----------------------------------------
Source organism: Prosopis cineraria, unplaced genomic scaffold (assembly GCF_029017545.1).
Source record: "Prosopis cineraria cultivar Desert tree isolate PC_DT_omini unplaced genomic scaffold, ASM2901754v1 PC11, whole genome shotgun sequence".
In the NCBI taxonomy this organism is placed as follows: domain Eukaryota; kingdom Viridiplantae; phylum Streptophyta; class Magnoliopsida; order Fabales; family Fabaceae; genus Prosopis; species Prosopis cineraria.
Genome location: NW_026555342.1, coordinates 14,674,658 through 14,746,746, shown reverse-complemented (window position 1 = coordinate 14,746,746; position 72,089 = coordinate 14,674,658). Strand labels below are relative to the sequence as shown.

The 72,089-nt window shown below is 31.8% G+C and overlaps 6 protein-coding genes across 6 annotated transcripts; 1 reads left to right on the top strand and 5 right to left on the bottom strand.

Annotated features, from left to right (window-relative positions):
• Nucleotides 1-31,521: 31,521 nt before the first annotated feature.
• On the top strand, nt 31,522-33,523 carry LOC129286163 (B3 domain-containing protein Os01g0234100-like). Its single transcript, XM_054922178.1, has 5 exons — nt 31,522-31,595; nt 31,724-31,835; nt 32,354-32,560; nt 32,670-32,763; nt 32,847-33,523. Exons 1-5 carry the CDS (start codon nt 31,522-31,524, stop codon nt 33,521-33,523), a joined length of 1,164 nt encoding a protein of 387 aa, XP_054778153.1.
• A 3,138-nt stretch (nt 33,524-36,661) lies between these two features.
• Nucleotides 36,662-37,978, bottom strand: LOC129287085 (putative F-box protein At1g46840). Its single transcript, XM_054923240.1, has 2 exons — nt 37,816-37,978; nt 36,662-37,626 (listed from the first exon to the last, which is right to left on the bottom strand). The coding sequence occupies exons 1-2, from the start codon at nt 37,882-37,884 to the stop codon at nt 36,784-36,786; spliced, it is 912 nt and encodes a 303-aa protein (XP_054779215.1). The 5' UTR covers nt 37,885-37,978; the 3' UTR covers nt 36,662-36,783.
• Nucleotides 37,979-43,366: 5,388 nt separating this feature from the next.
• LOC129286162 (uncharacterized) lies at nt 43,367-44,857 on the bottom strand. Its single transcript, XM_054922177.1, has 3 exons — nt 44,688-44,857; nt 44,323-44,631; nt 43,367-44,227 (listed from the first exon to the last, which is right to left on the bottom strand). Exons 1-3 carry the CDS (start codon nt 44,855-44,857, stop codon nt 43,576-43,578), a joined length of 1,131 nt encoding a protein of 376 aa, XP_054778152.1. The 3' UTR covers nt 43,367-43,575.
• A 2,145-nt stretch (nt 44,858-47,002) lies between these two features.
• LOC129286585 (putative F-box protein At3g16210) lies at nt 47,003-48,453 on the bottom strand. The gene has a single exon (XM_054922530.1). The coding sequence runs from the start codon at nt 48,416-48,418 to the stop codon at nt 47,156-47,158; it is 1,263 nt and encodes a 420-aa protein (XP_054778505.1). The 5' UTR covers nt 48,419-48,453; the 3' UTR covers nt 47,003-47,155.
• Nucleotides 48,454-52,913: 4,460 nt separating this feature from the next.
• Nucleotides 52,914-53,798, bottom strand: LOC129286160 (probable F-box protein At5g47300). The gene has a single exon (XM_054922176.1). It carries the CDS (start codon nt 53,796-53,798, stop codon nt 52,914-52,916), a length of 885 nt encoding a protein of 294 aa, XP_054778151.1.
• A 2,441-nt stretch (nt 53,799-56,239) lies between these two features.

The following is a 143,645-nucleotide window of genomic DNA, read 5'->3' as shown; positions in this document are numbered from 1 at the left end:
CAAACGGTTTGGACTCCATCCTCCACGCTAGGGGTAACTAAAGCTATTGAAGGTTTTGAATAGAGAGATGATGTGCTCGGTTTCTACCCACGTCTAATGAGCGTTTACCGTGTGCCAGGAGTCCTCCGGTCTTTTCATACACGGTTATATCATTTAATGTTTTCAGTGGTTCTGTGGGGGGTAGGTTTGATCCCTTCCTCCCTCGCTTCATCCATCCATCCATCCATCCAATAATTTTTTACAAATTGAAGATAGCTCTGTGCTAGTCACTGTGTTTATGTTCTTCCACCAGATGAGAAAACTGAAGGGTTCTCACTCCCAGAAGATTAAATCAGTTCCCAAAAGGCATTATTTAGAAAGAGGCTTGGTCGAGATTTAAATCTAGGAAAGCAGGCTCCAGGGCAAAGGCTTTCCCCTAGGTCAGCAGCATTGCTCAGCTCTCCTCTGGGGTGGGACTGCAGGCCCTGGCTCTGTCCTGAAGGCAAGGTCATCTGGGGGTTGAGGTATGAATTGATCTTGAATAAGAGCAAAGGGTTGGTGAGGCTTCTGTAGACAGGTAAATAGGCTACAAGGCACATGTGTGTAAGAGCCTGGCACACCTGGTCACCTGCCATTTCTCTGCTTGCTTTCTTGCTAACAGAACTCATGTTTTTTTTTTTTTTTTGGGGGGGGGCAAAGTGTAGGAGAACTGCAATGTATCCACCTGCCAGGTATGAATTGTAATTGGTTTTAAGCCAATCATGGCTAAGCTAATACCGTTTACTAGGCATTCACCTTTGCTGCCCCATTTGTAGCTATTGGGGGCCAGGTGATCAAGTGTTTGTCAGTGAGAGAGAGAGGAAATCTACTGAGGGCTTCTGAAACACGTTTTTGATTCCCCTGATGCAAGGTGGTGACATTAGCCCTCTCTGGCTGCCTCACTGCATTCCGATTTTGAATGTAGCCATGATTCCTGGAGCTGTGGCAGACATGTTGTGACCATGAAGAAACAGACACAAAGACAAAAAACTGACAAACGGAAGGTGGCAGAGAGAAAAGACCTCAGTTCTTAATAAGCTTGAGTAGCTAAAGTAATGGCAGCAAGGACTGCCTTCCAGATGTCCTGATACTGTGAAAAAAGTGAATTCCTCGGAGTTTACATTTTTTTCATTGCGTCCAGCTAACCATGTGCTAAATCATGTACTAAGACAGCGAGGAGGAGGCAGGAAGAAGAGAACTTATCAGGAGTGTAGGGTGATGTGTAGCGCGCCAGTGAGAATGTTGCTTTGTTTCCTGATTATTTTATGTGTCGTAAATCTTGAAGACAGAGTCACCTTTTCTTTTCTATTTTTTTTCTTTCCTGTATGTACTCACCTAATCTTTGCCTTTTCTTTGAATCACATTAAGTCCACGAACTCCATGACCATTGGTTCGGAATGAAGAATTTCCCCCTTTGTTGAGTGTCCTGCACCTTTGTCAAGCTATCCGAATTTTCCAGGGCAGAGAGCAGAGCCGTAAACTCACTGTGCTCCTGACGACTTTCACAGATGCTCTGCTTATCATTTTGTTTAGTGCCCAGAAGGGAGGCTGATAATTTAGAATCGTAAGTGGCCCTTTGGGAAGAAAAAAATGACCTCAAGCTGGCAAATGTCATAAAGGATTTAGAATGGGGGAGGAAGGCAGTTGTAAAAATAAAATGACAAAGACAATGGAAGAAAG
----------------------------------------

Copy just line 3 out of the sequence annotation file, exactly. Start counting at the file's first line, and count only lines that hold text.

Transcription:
In the NCBI taxonomy this organism is placed as follows: domain Eukaryota; kingdom Viridiplantae; phylum Streptophyta; class Magnoliopsida; order Fabales; family Fabaceae; genus Prosopis; species Prosopis cineraria.